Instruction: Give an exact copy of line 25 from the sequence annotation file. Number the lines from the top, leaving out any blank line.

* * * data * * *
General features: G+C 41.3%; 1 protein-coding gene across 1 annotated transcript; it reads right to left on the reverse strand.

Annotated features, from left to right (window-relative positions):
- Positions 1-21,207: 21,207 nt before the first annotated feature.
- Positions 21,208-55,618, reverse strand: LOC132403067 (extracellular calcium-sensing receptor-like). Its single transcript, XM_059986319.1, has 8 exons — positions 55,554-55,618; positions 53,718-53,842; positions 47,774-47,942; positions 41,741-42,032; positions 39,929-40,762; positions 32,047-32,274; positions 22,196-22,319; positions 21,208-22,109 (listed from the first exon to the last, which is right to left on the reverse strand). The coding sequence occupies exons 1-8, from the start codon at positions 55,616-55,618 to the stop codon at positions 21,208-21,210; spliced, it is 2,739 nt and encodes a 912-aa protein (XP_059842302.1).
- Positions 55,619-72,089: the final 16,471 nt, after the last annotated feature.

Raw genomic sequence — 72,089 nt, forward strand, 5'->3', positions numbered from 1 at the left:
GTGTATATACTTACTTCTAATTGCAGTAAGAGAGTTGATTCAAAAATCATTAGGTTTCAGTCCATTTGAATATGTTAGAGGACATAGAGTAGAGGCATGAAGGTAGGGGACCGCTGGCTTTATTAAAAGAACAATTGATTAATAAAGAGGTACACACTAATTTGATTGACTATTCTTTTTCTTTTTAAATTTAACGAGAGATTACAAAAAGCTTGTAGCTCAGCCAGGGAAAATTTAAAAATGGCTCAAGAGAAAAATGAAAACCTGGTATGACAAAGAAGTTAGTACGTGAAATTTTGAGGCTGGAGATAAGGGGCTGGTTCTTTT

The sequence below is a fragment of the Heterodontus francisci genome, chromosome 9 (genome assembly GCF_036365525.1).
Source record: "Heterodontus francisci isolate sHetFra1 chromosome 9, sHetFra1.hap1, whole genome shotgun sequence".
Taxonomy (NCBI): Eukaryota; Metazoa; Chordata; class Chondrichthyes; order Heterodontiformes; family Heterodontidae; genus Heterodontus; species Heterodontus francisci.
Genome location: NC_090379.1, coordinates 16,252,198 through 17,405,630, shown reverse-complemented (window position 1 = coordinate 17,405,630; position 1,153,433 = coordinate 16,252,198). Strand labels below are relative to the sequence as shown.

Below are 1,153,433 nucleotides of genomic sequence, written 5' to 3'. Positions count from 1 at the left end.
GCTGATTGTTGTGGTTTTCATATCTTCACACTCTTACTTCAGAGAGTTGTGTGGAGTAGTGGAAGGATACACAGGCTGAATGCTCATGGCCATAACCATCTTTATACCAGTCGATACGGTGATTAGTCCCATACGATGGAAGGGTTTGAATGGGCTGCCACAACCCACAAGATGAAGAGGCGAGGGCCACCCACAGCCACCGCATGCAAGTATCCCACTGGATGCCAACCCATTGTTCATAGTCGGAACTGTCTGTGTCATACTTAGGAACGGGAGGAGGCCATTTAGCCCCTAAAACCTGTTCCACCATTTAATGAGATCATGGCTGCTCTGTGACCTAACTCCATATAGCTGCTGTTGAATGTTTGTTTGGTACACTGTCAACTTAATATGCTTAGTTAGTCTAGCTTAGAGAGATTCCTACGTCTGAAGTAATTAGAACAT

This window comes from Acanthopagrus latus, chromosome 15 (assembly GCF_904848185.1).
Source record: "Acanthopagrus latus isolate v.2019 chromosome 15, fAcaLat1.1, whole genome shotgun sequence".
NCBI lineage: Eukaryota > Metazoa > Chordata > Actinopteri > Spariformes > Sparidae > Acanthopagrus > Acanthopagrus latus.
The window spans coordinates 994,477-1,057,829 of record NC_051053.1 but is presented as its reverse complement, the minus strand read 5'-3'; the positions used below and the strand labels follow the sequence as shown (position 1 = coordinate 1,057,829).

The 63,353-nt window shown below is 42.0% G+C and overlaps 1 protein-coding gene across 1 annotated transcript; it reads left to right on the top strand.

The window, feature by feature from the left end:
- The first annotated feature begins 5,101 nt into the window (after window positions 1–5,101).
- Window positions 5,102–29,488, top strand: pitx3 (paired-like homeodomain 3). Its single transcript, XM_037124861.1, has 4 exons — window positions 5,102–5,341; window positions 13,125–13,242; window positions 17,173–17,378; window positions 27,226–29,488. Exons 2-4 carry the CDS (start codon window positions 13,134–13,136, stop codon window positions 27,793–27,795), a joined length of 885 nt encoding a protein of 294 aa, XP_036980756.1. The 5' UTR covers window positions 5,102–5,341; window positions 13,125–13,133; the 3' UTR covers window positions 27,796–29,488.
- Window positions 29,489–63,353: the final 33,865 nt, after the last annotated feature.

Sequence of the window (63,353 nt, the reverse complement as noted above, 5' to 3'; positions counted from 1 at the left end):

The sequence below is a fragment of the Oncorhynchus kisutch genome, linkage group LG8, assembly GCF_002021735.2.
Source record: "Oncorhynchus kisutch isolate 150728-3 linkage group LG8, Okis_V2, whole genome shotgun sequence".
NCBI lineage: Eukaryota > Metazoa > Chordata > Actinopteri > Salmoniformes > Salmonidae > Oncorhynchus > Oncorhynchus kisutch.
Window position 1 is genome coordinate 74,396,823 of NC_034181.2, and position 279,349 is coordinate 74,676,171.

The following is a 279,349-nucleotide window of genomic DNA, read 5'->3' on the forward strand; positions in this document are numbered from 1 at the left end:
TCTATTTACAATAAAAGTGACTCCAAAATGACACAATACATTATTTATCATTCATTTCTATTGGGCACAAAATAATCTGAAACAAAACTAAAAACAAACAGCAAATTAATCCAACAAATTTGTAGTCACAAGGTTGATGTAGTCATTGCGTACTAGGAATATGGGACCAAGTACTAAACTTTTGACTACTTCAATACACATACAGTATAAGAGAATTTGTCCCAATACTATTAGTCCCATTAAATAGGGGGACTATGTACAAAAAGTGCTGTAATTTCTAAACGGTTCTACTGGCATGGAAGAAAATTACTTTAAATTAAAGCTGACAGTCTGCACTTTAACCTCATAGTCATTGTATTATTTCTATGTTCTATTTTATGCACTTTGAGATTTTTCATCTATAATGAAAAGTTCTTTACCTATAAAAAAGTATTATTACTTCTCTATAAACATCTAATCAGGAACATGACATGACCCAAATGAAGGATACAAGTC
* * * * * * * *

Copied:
Source record: "Oncorhynchus kisutch isolate 150728-3 linkage group LG8, Okis_V2, whole genome shotgun sequence".